13 Februari 2011
SGPV will adopt Gowind Littoral Combat Ship class type with alength of 99.5 m and the full weight of 2200 tons (photo: DefenseUpdate)
Defence Analysts Rubbish Opposition Allegations On 'High Cost' Of Ships
KUALA LUMPUR, (Bernama) -- Defence analysts have rubbished allegations by an opposition member of parliament that the government's move to procure six Littoral Combat Ships (LCS) costing RM6 billion, costs 870 per cent more than what other countries paid for similar ships.
A defence and security analyst, Dzirhan Mahadzir, said the comparison made by DAP's Petaling Jaya Utara parliamentarian Tony Pua in a local news portal was based on widely different ships.
"The government amount is within a reasonable estimate of how much it will cost with the capabilities said to be present for the SGPV-LCS (Second Generation Patrol Vessel - Littoral Combat Ships)," he told Bernama here today when asked to comment on Pua's statement in the website.
Sharing a similar view, Asian Defence Journal editor M. Ghazemy Mahmud said the high cost in the procurement of the six LCS was rational, taking into consideration the capability and sophistication of the ships.
"Although the vessels were based on the corvette design, it is actually known as LCS and its equipment is far more sophisticated, capable and superior than the earlier six Offshore Patrol Vessels (OPVs), hence the higher cost," he said.
Ghazemy said, due to the complicated and complex nature of the building of the naval ship, it was easy to be confused over the actual cost and type of naval ships.
Details of one type Gowind class ship (image:DCNS)
"The figure (RM6 billion) is standard ballpark in the naval ship building industry. Only those in the industry can understand the complex nature of naval ship building," he said.
He said the procurement was part of an overall programme planned more than a decade ago where the Royal Malaysian Navy (RMN) wanted to built 27 corvette-type warships to replace the British-made patrol vessels bought in the 60s and 70s.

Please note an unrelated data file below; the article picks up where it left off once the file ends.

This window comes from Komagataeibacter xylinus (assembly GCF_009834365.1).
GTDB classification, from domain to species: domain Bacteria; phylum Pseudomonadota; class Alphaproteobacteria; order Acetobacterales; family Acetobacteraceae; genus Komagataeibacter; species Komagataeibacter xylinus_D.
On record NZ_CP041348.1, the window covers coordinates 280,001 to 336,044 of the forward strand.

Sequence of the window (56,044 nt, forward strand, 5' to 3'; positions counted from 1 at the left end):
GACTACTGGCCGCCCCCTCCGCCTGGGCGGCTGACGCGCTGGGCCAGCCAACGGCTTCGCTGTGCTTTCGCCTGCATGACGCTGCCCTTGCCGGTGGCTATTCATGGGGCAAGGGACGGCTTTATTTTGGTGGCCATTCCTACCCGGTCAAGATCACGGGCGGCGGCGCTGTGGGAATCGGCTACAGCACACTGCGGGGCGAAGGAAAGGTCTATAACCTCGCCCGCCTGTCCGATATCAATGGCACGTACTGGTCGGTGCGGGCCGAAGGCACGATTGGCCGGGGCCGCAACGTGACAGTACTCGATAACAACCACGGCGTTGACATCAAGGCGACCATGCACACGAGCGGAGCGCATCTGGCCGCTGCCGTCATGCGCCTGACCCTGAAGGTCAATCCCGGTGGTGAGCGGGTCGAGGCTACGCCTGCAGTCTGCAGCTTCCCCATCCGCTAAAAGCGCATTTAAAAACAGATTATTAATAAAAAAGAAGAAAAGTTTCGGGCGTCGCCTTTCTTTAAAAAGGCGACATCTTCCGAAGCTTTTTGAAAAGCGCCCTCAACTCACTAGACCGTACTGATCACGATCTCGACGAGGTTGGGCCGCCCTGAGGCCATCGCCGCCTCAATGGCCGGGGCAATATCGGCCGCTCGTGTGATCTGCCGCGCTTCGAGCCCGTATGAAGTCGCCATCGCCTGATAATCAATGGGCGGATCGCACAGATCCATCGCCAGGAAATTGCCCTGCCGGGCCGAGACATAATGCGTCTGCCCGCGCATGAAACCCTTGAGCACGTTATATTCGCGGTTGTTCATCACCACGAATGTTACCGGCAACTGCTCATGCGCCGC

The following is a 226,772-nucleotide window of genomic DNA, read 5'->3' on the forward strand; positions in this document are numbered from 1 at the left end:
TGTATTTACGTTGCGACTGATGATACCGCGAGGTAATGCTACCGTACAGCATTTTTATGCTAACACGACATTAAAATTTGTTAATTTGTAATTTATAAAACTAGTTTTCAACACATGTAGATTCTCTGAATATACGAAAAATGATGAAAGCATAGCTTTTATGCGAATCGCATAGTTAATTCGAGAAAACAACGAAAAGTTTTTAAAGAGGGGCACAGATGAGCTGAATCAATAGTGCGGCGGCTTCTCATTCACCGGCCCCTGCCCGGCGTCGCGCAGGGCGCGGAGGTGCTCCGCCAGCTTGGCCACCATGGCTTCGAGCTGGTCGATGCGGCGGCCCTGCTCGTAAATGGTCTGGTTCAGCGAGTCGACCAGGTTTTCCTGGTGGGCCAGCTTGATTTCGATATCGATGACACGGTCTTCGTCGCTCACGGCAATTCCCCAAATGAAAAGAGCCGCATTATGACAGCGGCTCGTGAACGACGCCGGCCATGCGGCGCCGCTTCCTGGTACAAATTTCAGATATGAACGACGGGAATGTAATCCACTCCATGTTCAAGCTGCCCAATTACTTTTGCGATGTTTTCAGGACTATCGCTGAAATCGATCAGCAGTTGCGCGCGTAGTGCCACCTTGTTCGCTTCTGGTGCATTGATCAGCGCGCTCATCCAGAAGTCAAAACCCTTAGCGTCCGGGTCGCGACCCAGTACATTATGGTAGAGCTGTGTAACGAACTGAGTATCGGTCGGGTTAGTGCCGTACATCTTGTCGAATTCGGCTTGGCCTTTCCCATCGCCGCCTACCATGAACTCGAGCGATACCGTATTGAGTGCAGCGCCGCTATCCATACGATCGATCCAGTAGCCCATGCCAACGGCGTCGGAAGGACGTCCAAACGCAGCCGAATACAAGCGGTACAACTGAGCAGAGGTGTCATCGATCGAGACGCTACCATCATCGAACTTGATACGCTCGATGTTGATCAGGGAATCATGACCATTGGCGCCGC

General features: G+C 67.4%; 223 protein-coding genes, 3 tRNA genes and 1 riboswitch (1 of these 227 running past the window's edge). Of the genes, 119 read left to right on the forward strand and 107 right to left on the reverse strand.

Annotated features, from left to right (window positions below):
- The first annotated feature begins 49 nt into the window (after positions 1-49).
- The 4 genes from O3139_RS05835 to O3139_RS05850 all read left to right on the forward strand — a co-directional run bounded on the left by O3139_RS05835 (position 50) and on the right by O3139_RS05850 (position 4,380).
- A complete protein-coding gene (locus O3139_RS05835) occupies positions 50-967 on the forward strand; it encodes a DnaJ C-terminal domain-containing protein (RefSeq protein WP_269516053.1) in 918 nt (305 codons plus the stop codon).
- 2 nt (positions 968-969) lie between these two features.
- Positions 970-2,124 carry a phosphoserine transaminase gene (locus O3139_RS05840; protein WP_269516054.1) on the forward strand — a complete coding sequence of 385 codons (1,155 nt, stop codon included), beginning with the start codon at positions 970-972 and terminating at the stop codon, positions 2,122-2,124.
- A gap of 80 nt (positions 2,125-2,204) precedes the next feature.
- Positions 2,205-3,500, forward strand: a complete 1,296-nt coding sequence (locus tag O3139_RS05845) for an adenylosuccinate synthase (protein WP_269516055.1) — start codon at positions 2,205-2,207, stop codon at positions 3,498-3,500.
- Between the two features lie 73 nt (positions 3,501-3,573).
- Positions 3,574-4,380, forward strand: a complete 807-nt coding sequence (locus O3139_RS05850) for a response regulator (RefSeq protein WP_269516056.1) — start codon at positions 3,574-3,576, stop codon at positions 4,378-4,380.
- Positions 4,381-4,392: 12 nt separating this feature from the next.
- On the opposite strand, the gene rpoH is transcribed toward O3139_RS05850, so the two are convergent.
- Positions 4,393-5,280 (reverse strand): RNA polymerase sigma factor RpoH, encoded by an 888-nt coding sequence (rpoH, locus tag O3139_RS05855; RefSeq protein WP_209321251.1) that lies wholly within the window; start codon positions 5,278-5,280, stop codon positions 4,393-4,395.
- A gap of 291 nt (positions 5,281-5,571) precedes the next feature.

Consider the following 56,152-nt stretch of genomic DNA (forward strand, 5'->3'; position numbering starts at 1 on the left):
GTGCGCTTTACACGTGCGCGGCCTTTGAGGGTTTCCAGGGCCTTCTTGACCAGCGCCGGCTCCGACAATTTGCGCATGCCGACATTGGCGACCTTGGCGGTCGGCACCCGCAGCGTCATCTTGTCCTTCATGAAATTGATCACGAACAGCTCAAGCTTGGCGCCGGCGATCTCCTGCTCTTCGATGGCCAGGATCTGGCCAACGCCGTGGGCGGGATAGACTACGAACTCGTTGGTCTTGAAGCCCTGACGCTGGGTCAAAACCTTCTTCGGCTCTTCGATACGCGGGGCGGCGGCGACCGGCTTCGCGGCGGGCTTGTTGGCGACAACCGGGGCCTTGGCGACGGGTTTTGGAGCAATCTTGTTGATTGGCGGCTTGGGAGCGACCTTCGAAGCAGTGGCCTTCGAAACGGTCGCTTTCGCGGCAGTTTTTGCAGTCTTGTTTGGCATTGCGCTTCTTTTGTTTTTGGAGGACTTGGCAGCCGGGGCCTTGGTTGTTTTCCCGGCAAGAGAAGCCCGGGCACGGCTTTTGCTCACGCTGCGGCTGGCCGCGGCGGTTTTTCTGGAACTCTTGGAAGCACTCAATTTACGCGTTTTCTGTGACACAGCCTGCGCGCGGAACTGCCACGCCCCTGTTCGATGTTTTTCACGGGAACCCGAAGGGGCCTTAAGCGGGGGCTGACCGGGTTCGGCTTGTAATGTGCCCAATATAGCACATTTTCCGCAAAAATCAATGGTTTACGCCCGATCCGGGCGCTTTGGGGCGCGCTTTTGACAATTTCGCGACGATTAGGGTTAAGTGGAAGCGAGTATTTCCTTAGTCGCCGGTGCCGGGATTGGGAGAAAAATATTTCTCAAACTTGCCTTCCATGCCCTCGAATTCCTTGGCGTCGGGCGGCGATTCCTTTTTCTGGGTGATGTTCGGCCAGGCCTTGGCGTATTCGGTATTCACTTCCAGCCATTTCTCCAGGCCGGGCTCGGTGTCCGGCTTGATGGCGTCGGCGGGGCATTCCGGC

Dzirhan, a correspondent for Jane's Defence Weekly, said the procurement of the six LCS would not only increase the number of RMN fleets in facing the 21st century challenges, the vessels' planned sensors and radars would also give RMN an enhanced sea surveillance capability to detect and prevent piracy and terrorism activities.
"By their planned capabilities for anti-air, anti-surface and anti-submarine warfare, the ships will greatly enhance the capabilities of the RMN to meet such threats (piracy, terrorism and territorial disputes) in times of war," he said.
On the issue that the purchase of the vessels was not made through competitive bidding as compared to other developed countries, Dzirhan said Pua had got the facts wrong.
Dzirhan said RMN Chief Tan Sri Abdul Aziz had earlier said the ships would be built by the Boustead Naval Shipyard, in collaboration with one of the six overseas shipyards which was shortlisted.
"The RMN has requested for quotations and proposals solicitated from foreign companies at the Langkawi International Maritime and Aerospace Exhibition in 2009.
"In fact, it has been reported since then on several occasions about this fact, and that the government was looking at the various foreign proposals.
Also, similar examinations of quotations and proposals are being conducted on the ships' weapon systems, radar, electronic equipment and sensors, all of which will be sourced from various foreign suppliers," he added.
He said however, all these were being conducted behind closed-doors, "not just because the government wants it so, but also because the companies do not want disclosures of their proposals and offer prices to be available to their competitors.
"Dzirhan said the experience in building the ships and the transfer of technology and expertise would allow the local defence industry to develop capabilities to meet the government's goal of self-sufficiency in defence.